On one hand, proponents of Durbin’s bill believe MPL “facilitates appropriate regulatory intervention and scrutiny,” Pape said in an interview in April after the Dietary Supplement Listing Act was introduced in the Senate. “If you think that’s not a good thing, then the bill is terrible.”

Opponents of MPL have argued “bad actors” or firms already in violation of the law selling, for example, undeclared pharmaceutical ingredients won’t list their “dietary supplement” products with FDA. Some counterarguments are MPL legislation in the Senate would render such products “misbranded” for failure to list and more clearly distinguish—for the benefit of regulators, consumers and retailers—compliant products from non-compliant ones.

Pape said he agrees firms selling products with affirmative knowledge that they contain unlawful ingredients are unlikely to list them with FDA.

But, “So what?” he continued. “There are people who don’t file tax returns. Is that an argument that you shouldn’t be required to file a tax return? We have a tendency to overstate what something might do and then a critic comes along and says, ‘Well, it’s not possibly going to do all the things you claim it’s going to do. Therefore, it’s a bad idea.’ I think that’s part of what’s going on here.”

Asked whether he agreed MPL would let FDA know when new dietary supplement products are introduced to the market, Pape responded, “Mostly true most of the time, not necessarily all of the time.”

Pape also addressed criticism by MPL cynics that FDA under Durbin’s proposal would have discretion to reject products, which essentially amounts to a regulatory regime that cannot be reconciled with DSHEA: premarket approval.

“I think that’s a red herring of world-record size,” he said.

Pape, who serves as chair of the FDA practice at Polsinelli PC and whose law practice has involved such varied commodities as dietary supplements, medical devices and pharmaceuticals, described a listing requirement as “ministerial.”

“You’re required to list. You submit the listing information. You’re listed,” he said.

Pape was interviewed before the Senate released a discussion draft of the FDASLA Act, which includes a provision that would make it a “new prohibited act” to introduce into interstate commerce “any product marketed as a dietary supplement that does not meet the definition of a dietary supplement under Section 201(ff)” of the Federal Food, Drug & Cosmetic Act (FDCA). Durbin’s standalone bill did not include the language above.

The language “clarifies what’s driving these provisions goes well beyond the desire for transparency, a collection of labels or mandatory product listing (MPL),” according to a recent column authored by Natural Products Association (NPA) President and CEO Dan Fabricant. “Instead, it seems driven by a desire to allow FDA to ‘bar the door’ from listing anything it wishes to keep out of dietary supplements….”

Fabricant, who oversaw FDA’s Division of Dietary Supplement Programs from 2011 to 2014, warned the “prohibited act” language is not related to MPL and would give FDA an opportunity to reject ingredients like CBD administratively. Dietary supplement firms found to have committed such a prohibited act also would face potential criminal prosecution from the U.S. Department of Justice for running afoul of the FDCA, which carries civil and criminal penalties.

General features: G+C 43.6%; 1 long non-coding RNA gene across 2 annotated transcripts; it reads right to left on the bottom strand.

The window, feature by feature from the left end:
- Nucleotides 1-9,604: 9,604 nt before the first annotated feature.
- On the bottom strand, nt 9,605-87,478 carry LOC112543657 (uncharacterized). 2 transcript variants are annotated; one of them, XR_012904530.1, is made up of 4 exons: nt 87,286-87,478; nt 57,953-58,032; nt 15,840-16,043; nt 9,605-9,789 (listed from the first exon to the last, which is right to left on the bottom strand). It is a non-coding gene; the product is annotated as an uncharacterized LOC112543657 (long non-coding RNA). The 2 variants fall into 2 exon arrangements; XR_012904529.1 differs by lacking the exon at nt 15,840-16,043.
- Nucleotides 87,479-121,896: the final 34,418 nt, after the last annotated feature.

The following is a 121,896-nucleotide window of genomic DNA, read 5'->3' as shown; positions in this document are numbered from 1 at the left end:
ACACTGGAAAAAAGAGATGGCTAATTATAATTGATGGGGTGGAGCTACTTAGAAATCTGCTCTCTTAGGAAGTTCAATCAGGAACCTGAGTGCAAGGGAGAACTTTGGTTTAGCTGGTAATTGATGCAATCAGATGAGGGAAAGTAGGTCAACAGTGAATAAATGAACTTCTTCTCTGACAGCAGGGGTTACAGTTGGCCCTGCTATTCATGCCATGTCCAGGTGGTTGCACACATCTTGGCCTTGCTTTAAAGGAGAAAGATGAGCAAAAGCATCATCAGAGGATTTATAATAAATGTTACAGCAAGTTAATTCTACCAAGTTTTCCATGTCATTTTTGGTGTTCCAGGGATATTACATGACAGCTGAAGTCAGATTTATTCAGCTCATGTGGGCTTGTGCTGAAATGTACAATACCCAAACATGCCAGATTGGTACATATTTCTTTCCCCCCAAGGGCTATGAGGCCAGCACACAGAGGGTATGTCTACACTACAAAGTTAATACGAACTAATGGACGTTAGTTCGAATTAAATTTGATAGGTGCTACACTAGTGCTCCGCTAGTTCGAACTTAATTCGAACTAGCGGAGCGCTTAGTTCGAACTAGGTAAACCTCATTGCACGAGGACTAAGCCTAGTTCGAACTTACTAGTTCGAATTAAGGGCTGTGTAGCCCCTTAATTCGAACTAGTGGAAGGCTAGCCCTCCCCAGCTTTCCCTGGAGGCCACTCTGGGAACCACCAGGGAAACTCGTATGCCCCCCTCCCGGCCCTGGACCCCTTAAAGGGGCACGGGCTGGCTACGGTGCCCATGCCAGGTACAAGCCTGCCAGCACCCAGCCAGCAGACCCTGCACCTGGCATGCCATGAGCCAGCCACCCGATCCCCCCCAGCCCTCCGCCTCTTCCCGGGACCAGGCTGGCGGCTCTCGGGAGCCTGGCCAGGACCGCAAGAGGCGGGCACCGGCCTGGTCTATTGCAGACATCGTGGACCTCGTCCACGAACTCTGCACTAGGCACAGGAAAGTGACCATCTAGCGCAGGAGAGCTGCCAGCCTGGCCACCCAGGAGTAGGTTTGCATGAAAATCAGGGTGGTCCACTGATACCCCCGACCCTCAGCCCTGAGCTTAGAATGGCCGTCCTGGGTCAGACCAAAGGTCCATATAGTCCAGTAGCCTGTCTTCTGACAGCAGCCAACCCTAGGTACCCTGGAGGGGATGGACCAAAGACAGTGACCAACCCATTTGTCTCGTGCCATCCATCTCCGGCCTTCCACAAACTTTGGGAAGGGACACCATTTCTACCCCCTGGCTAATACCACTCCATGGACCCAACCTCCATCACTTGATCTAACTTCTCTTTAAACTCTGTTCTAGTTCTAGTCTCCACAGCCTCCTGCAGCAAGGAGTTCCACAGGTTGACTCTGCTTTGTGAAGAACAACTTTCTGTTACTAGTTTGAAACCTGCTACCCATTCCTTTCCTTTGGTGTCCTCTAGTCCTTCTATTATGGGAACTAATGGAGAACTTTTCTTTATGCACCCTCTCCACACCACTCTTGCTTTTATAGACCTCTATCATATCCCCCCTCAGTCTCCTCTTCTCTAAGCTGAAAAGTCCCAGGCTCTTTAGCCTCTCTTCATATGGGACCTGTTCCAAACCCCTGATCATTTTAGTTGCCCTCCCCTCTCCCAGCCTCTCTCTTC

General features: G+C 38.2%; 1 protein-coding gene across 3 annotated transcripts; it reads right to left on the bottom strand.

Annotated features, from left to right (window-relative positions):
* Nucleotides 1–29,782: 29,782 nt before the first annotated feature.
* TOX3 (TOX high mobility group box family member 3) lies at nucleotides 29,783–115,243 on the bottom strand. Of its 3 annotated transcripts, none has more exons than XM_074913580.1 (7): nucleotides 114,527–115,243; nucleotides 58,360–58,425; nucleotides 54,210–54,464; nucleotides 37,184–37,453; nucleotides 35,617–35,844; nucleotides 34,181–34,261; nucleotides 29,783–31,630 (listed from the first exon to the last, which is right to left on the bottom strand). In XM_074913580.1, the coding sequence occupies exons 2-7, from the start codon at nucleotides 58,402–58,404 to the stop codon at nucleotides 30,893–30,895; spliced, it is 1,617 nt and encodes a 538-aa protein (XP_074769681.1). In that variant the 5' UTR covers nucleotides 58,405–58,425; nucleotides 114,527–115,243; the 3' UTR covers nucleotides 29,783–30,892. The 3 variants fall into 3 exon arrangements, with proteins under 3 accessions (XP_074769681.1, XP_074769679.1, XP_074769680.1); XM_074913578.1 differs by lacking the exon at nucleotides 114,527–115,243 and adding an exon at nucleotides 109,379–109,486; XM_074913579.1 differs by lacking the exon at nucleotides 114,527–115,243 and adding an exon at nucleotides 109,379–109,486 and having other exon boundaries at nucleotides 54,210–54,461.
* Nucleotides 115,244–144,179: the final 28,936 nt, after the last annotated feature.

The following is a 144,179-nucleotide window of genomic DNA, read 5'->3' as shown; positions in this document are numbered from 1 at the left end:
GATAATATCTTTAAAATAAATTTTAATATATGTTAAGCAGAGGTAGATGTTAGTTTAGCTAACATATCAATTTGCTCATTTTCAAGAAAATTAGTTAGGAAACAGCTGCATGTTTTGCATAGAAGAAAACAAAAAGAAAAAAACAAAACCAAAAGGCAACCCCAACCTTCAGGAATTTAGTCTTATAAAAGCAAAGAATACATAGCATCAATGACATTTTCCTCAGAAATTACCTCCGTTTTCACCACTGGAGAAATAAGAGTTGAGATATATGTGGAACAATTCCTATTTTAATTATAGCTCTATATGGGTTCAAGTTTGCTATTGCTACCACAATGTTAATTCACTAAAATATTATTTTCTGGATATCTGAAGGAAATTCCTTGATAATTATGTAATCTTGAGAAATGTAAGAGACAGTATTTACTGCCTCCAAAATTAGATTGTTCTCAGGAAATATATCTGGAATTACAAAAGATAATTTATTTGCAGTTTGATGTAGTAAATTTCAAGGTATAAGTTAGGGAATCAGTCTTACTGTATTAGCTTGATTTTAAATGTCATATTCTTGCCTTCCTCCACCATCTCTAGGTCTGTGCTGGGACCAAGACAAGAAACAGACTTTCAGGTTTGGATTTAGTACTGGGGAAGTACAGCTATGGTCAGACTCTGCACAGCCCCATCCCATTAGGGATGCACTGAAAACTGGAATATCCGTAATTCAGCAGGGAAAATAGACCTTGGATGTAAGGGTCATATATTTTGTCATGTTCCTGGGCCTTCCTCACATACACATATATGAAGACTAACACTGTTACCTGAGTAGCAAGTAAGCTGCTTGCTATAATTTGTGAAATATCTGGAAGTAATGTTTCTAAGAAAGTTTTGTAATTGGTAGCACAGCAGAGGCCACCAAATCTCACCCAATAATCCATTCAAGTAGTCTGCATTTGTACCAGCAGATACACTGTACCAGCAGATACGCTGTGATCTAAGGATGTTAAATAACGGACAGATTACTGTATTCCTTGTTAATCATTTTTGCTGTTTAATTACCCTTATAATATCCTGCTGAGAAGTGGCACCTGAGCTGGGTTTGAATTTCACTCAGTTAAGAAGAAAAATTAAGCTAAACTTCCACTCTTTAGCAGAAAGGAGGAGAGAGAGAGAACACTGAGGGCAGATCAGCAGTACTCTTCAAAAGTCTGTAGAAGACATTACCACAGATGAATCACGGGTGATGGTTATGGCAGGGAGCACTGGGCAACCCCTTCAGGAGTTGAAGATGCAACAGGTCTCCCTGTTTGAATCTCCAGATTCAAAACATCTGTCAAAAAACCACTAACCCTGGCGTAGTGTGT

The “prohibited act” language “could encompass differences of opinion with FDA that shouldn’t rise to a criminal offense,” according to Bass, who is a founder of his law firm’s Global Life Sciences and Food and Drug Law practices in China, Europe and the U.S. “The intent of this section, which is to catch tainted products, [is] overbroad and using a shotgun for something that needs a rifle.”

The language, Bass explained, reflects FDA’s position that its authority isn’t explicit enough under the FDCA to target for enforcement products marketed as dietary supplements yet spiked with undeclared pharmaceutical ingredients.

“What’s really significant here is that [the provision] can apply to any technical argument about whether something’s a supplement or not,” cautioned the lawyer.

Bass believes the provision “can” and must be “fixed.” However, as far as MPL is concerned, he described a listing requirement as “a sine qua non of dietary supplement enforcement and of the future of the dietary supplement industry.”

“Without mandatory listing, there would be no credibility,” he said. “Responsible industry has to welcome mandatory listing.”

The legislation in the Senate, he added, can be tweaked “so that it doesn’t ever become akin to prior approval or to a registration system as opposed to a listing system.”

In an interview three years ago with Natural Products Insider, the late Sen. Orrin Hatch (R-Utah) was asked about a mandatory product listing or registry for dietary supplement products. He was one of the chief architects and champions of DSHEA during his long tenure in the Senate.

“The concept makes sense to me,” Hatch responded. “If this industry wants to be regarded as the mainstream regulated industry that it is, it seems logical that the FDA be able to know what products are out there as they do with other regulated products.”

Hatch warned, “If Congress is to consider a new requirement, that requirement has to be fair and not overly regulatory with too much reporting of information that FDA does not have the resources to use.”

He concluded, “In other words, we should not regulate the dietary supplement industry into the ground, which some people will try to do acting like they’re the sole protectors of our health and strength in this country.”